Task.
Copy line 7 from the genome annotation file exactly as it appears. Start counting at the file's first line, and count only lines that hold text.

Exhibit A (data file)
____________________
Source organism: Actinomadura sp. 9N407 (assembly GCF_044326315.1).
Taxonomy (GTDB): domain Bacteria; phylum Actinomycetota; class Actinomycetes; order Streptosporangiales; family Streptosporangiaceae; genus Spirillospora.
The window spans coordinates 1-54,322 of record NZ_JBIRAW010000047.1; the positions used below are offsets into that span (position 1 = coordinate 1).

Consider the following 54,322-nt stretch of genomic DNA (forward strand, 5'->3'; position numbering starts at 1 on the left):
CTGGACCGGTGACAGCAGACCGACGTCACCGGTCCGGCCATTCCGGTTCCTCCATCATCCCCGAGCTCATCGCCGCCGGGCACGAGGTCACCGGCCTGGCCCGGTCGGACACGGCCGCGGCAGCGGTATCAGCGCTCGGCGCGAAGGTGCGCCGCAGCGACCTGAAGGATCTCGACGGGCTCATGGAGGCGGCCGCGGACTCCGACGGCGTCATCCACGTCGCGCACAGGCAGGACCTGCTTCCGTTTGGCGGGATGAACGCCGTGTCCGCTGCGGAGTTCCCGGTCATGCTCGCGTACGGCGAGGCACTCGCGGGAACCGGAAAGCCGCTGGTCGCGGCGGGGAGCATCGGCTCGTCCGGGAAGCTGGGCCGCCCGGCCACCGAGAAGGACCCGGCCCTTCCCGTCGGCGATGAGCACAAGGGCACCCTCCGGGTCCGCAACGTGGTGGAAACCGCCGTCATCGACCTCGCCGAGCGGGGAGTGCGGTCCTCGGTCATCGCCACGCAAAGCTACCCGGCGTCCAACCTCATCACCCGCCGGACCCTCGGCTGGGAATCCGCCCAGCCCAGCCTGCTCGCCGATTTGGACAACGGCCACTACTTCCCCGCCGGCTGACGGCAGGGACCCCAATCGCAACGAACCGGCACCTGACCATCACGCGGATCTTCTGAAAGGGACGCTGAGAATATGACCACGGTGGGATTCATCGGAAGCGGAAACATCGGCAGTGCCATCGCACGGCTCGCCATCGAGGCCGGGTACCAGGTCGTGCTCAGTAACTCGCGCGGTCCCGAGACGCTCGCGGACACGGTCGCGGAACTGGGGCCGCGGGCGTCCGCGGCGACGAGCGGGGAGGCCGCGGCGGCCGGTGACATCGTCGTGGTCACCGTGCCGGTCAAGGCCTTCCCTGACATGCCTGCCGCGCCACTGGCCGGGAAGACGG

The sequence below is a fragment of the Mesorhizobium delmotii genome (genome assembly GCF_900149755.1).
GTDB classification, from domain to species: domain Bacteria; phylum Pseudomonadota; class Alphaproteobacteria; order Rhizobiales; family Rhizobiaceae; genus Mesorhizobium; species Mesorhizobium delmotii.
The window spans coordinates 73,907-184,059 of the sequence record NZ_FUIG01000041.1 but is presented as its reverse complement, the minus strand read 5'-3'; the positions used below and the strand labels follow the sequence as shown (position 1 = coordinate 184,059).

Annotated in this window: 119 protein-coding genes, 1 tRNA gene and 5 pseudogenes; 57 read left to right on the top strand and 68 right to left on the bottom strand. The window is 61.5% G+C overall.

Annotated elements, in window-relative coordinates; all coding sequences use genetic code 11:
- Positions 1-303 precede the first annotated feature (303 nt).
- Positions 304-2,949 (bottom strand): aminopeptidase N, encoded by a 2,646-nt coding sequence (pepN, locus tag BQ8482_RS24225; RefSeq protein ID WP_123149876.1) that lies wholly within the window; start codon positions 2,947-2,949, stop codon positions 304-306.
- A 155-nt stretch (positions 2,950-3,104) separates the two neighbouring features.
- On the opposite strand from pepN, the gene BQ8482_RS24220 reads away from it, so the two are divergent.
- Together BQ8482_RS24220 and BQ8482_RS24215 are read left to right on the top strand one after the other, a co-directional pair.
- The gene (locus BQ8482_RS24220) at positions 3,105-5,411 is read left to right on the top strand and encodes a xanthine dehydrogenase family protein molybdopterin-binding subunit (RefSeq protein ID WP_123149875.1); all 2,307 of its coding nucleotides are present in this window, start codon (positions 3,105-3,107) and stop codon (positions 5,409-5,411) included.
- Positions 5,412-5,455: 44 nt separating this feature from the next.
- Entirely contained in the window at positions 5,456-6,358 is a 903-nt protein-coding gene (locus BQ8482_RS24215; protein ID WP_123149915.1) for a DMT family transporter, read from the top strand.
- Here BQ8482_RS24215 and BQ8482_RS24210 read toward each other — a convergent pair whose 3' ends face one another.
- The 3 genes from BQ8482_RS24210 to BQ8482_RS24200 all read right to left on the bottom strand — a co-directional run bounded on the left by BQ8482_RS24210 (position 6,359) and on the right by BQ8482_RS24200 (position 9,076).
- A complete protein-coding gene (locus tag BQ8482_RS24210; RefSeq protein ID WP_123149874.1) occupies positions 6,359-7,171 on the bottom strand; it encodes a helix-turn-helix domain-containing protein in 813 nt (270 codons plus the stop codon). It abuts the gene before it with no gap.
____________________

GTDB classification, from domain to species: domain Bacteria; phylum Pseudomonadota; class Alphaproteobacteria; order Rhizobiales; family Rhizobiaceae; genus Mesorhizobium; species Mesorhizobium delmotii.